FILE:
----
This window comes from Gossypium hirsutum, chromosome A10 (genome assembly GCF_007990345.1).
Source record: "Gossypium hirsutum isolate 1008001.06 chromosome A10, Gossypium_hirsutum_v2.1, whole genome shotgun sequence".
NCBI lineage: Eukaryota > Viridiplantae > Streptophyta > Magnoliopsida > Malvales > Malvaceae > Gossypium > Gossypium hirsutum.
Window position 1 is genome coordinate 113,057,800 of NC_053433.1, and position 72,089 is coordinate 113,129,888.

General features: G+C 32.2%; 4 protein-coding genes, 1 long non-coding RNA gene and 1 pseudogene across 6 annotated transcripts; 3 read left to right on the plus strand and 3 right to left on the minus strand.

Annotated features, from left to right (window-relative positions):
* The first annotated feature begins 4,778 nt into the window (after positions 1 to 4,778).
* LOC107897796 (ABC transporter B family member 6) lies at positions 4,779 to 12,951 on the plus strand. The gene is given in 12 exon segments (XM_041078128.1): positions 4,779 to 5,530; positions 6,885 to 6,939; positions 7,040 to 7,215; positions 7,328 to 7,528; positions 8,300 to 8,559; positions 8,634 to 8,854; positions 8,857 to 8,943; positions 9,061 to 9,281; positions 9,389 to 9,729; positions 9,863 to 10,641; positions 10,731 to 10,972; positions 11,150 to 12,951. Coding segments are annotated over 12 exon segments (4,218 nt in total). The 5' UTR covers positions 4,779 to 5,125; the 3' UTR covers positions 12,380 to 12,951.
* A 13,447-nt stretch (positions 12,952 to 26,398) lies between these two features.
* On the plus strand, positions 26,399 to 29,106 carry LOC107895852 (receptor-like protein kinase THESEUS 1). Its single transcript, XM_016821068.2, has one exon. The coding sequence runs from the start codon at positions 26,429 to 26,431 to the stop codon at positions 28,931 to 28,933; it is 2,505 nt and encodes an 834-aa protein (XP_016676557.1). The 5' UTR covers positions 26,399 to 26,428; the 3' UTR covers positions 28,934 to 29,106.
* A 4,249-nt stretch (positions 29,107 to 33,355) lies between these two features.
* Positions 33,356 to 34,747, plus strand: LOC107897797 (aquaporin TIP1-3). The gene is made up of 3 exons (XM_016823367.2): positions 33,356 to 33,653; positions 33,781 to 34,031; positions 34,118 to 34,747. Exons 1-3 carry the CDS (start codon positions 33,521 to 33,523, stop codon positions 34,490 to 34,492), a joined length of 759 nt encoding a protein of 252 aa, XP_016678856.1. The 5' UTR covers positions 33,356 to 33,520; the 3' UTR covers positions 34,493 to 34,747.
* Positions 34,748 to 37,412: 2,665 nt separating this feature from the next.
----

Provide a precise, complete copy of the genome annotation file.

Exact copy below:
This window comes from Gossypium hirsutum, chromosome A10 (genome assembly GCF_007990345.1).
Source record: "Gossypium hirsutum isolate 1008001.06 chromosome A10, Gossypium_hirsutum_v2.1, whole genome shotgun sequence".
NCBI lineage: Eukaryota > Viridiplantae > Streptophyta > Magnoliopsida > Malvales > Malvaceae > Gossypium > Gossypium hirsutum.
Window position 1 is genome coordinate 113,057,800 of NC_053433.1, and position 72,089 is coordinate 113,129,888.

General features: G+C 32.2%; 4 protein-coding genes, 1 long non-coding RNA gene and 1 pseudogene across 6 annotated transcripts; 3 read left to right on the plus strand and 3 right to left on the minus strand.

Annotated features, from left to right (window-relative positions):
* The first annotated feature begins 4,778 nt into the window (after positions 1 to 4,778).
* LOC107897796 (ABC transporter B family member 6) lies at positions 4,779 to 12,951 on the plus strand. The gene is given in 12 exon segments (XM_041078128.1): positions 4,779 to 5,530; positions 6,885 to 6,939; positions 7,040 to 7,215; positions 7,328 to 7,528; positions 8,300 to 8,559; positions 8,634 to 8,854; positions 8,857 to 8,943; positions 9,061 to 9,281; positions 9,389 to 9,729; positions 9,863 to 10,641; positions 10,731 to 10,972; positions 11,150 to 12,951. Coding segments are annotated over 12 exon segments (4,218 nt in total). The 5' UTR covers positions 4,779 to 5,125; the 3' UTR covers positions 12,380 to 12,951.
* A 13,447-nt stretch (positions 12,952 to 26,398) lies between these two features.
* On the plus strand, positions 26,399 to 29,106 carry LOC107895852 (receptor-like protein kinase THESEUS 1). Its single transcript, XM_016821068.2, has one exon. The coding sequence runs from the start codon at positions 26,429 to 26,431 to the stop codon at positions 28,931 to 28,933; it is 2,505 nt and encodes an 834-aa protein (XP_016676557.1). The 5' UTR covers positions 26,399 to 26,428; the 3' UTR covers positions 28,934 to 29,106.
* A 4,249-nt stretch (positions 29,107 to 33,355) lies between these two features.
* Positions 33,356 to 34,747, plus strand: LOC107897797 (aquaporin TIP1-3). The gene is made up of 3 exons (XM_016823367.2): positions 33,356 to 33,653; positions 33,781 to 34,031; positions 34,118 to 34,747. Exons 1-3 carry the CDS (start codon positions 33,521 to 33,523, stop codon positions 34,490 to 34,492), a joined length of 759 nt encoding a protein of 252 aa, XP_016678856.1. The 5' UTR covers positions 33,356 to 33,520; the 3' UTR covers positions 34,493 to 34,747.
* Positions 34,748 to 37,412: 2,665 nt separating this feature from the next.